Australia rolls out new disability insurance plan

Rolls of Australian paper currency and a 1 Australian Dollar coin
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A new national Australian program promises to dramatically transform the range of services available for people with disabilities in need of long-term care.

The National Disability Insurance System, which began on a trial basis in 2013, is an additional income support on top of the country’s Disability Support Pension to provide extra funding for special needs, such as to buy a wheelchair or home-care assistance, according to the Conversation.

Specifically, the $22 billion program intends to fund “reasonable and necessary supports that help a participant to reach their goals, objectives and aspirations and to undertake activities to enable the participant’s social and economic participation,” according to the Sydney Morning Herald.

On July 1, 2016, the NDIS was introduced in Queensland, New South Wales, Victoria and the Northern Territory and for all young people of particular ages in South Australia and Tasmania. Once fully implemented in July 2019, the program is expected to benefit as many as 460,000 of the nation’s estimated 4.3 million people with disabilities under age 65.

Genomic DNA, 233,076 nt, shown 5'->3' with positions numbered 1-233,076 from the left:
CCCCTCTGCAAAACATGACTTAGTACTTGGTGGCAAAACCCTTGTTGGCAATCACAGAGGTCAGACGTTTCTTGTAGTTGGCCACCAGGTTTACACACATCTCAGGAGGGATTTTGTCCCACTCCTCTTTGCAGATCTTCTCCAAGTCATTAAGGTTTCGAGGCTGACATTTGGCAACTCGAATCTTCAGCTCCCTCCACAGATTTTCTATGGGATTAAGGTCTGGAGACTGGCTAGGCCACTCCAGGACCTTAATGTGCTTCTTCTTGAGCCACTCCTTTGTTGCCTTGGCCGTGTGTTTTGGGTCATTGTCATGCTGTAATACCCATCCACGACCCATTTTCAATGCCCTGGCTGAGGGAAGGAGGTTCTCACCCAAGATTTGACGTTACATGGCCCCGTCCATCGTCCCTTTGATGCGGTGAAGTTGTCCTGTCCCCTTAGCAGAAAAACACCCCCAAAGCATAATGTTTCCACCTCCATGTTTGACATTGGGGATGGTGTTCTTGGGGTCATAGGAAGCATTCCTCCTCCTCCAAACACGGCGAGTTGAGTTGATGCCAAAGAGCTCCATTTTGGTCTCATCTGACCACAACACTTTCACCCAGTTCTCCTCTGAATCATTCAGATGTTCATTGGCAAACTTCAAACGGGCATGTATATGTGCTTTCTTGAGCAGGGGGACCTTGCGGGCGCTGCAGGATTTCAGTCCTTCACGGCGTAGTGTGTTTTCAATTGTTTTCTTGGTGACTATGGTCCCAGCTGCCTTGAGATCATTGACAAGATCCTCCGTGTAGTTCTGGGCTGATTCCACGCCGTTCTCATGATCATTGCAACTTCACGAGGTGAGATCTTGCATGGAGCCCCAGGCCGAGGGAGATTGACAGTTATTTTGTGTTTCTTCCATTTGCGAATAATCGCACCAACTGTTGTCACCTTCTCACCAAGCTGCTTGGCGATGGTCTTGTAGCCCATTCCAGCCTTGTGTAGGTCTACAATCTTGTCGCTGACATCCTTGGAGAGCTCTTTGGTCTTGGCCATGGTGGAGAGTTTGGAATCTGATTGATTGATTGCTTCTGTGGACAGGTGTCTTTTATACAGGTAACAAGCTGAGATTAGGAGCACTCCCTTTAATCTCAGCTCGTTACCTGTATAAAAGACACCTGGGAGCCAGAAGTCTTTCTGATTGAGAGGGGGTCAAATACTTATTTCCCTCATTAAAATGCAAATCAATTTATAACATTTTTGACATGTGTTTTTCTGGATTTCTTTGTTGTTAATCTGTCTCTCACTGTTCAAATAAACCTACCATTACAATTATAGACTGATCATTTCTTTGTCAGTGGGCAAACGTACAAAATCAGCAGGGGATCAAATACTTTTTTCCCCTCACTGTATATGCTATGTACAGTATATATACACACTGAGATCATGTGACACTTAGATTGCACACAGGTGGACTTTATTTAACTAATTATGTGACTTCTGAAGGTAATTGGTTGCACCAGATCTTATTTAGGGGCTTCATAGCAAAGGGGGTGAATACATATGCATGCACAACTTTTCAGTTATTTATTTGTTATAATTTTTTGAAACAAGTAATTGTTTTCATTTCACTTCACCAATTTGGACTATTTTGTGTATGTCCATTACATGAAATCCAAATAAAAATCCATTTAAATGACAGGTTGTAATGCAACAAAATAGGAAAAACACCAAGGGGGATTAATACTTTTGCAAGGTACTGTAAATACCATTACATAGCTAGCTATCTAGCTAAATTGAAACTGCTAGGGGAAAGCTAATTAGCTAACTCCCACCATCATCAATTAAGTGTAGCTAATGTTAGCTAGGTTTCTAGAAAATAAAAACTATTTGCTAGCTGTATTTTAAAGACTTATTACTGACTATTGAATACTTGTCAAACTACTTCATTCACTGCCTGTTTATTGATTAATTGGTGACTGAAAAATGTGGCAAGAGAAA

“This is a historic day for people with disability and the broader Australian community,” NDIS Chairman Bruce Bonyhady he said in a news release. “Today we move away from the old one-size-fits-all approach to a new approach which is based on choice and control for people with disability on a scale not seen anywhere in the world.”

The program was, in part, sparked by a 2011 report from the government-created Productivity Commission, which described Australia’s disability support systems as  “underfunded, unfair, fragmented and inefficient,” and called for a national program to create the patchwork of services among the country’s five states and three territories.

The NDIS website contains more details about the programs and people served.